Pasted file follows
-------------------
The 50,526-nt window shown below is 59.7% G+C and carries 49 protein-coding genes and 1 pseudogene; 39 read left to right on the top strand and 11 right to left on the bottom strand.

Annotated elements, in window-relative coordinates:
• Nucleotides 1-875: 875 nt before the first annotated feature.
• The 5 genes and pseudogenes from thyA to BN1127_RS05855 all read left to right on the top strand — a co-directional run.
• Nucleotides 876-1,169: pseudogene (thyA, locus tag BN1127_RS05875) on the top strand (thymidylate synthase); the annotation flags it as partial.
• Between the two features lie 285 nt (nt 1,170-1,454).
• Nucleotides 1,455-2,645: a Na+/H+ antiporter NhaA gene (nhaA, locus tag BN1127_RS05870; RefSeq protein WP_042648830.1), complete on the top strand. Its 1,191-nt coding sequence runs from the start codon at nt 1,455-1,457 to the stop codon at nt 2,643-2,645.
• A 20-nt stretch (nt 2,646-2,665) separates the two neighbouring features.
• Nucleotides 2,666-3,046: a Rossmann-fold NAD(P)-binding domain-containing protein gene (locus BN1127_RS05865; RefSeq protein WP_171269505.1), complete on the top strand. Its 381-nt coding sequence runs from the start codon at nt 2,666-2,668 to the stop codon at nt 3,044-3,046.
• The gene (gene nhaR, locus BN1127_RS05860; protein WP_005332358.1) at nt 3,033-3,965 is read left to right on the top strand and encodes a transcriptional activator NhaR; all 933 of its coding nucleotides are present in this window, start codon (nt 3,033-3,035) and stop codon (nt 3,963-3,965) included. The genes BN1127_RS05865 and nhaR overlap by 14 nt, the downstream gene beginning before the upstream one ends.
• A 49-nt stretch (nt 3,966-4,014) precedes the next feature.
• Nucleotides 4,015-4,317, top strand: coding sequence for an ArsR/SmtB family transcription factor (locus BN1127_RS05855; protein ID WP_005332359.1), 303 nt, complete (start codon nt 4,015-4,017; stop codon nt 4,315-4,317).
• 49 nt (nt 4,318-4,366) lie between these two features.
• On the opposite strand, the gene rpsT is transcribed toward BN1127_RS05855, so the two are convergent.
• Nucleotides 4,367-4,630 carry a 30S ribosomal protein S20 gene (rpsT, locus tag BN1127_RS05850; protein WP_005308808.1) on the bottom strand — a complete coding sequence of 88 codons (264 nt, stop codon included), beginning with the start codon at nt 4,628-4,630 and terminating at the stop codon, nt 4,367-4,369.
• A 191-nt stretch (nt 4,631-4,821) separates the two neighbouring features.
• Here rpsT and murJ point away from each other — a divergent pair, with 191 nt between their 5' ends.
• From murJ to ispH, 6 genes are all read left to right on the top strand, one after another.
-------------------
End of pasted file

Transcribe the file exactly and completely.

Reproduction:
The 50,526-nt window shown below is 59.7% G+C and carries 49 protein-coding genes and 1 pseudogene; 39 read left to right on the top strand and 11 right to left on the bottom strand.

Annotated elements, in window-relative coordinates:
• Nucleotides 1-875: 875 nt before the first annotated feature.
• The 5 genes and pseudogenes from thyA to BN1127_RS05855 all read left to right on the top strand — a co-directional run.
• Nucleotides 876-1,169: pseudogene (thyA, locus tag BN1127_RS05875) on the top strand (thymidylate synthase); the annotation flags it as partial.
• Between the two features lie 285 nt (nt 1,170-1,454).
• Nucleotides 1,455-2,645: a Na+/H+ antiporter NhaA gene (nhaA, locus tag BN1127_RS05870; RefSeq protein WP_042648830.1), complete on the top strand. Its 1,191-nt coding sequence runs from the start codon at nt 1,455-1,457 to the stop codon at nt 2,643-2,645.
• A 20-nt stretch (nt 2,646-2,665) separates the two neighbouring features.
• Nucleotides 2,666-3,046: a Rossmann-fold NAD(P)-binding domain-containing protein gene (locus BN1127_RS05865; RefSeq protein WP_171269505.1), complete on the top strand. Its 381-nt coding sequence runs from the start codon at nt 2,666-2,668 to the stop codon at nt 3,044-3,046.
• The gene (gene nhaR, locus BN1127_RS05860; protein WP_005332358.1) at nt 3,033-3,965 is read left to right on the top strand and encodes a transcriptional activator NhaR; all 933 of its coding nucleotides are present in this window, start codon (nt 3,033-3,035) and stop codon (nt 3,963-3,965) included. The genes BN1127_RS05865 and nhaR overlap by 14 nt, the downstream gene beginning before the upstream one ends.
• A 49-nt stretch (nt 3,966-4,014) precedes the next feature.
• Nucleotides 4,015-4,317, top strand: coding sequence for an ArsR/SmtB family transcription factor (locus BN1127_RS05855; protein ID WP_005332359.1), 303 nt, complete (start codon nt 4,015-4,017; stop codon nt 4,315-4,317).
• 49 nt (nt 4,318-4,366) lie between these two features.
• On the opposite strand, the gene rpsT is transcribed toward BN1127_RS05855, so the two are convergent.
• Nucleotides 4,367-4,630 carry a 30S ribosomal protein S20 gene (rpsT, locus tag BN1127_RS05850; protein WP_005308808.1) on the bottom strand — a complete coding sequence of 88 codons (264 nt, stop codon included), beginning with the start codon at nt 4,628-4,630 and terminating at the stop codon, nt 4,367-4,369.
• A 191-nt stretch (nt 4,631-4,821) separates the two neighbouring features.
• Here rpsT and murJ point away from each other — a divergent pair, with 191 nt between their 5' ends.
• From murJ to ispH, 6 genes are all read left to right on the top strand, one after another.